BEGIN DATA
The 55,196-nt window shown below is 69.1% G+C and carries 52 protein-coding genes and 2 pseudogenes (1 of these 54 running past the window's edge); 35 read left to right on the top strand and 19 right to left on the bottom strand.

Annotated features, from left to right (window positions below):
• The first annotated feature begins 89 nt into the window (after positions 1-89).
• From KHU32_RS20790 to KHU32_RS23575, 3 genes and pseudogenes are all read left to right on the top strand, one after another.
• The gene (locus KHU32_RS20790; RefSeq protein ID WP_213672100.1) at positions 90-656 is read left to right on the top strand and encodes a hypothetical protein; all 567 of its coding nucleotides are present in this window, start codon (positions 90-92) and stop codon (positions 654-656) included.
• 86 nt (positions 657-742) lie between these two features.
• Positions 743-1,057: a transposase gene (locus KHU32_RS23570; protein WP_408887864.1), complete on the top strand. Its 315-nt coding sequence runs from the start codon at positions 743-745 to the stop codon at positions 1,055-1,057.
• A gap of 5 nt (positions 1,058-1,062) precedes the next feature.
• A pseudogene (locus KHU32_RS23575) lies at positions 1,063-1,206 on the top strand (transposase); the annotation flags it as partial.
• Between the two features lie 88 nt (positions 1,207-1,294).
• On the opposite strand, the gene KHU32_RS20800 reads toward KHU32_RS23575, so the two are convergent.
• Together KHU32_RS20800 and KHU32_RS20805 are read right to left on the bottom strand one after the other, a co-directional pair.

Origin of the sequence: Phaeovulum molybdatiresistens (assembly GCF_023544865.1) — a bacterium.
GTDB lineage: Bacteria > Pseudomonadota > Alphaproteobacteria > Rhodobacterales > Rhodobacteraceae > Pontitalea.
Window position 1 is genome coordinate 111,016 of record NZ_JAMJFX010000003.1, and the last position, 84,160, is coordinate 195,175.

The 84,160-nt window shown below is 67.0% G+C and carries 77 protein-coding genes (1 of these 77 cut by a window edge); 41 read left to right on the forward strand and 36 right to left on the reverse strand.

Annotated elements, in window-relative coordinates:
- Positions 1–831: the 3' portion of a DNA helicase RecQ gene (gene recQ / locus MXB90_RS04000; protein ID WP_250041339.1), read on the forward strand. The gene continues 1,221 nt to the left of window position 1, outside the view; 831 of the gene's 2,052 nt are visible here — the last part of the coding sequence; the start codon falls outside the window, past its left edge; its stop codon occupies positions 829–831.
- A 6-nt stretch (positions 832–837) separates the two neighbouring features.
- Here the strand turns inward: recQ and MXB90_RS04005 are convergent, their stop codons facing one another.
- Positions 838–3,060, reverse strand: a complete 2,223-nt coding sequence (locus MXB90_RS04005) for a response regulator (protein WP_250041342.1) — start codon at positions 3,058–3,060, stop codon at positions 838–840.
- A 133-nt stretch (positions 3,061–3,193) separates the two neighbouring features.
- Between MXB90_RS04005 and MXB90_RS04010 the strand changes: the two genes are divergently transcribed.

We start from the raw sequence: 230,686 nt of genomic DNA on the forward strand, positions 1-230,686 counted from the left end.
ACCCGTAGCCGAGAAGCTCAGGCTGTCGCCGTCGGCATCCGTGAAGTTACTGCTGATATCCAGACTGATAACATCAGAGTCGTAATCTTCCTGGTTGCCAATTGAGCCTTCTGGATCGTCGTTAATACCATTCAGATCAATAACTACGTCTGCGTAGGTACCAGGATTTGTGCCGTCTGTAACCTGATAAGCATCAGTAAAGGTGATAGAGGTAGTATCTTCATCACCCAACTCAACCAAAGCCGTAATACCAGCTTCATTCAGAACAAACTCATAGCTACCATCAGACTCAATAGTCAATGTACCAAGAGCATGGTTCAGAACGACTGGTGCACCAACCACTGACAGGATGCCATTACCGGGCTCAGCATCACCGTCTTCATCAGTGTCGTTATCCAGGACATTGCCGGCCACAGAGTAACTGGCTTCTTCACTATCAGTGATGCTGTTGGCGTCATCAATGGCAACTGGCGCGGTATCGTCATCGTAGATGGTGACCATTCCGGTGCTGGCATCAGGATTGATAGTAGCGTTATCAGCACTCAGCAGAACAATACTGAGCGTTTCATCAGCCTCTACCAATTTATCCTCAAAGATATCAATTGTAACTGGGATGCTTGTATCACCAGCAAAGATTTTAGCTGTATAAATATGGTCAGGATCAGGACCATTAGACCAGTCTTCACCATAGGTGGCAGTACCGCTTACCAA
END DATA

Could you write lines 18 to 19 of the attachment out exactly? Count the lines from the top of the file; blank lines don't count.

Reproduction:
- Positions 1–831: the 3' portion of a DNA helicase RecQ gene (gene recQ / locus MXB90_RS04000; protein ID WP_250041339.1), read on the forward strand. The gene continues 1,221 nt to the left of window position 1, outside the view; 831 of the gene's 2,052 nt are visible here — the last part of the coding sequence; the start codon falls outside the window, past its left edge; its stop codon occupies positions 829–831.
- A 6-nt stretch (positions 832–837) separates the two neighbouring features.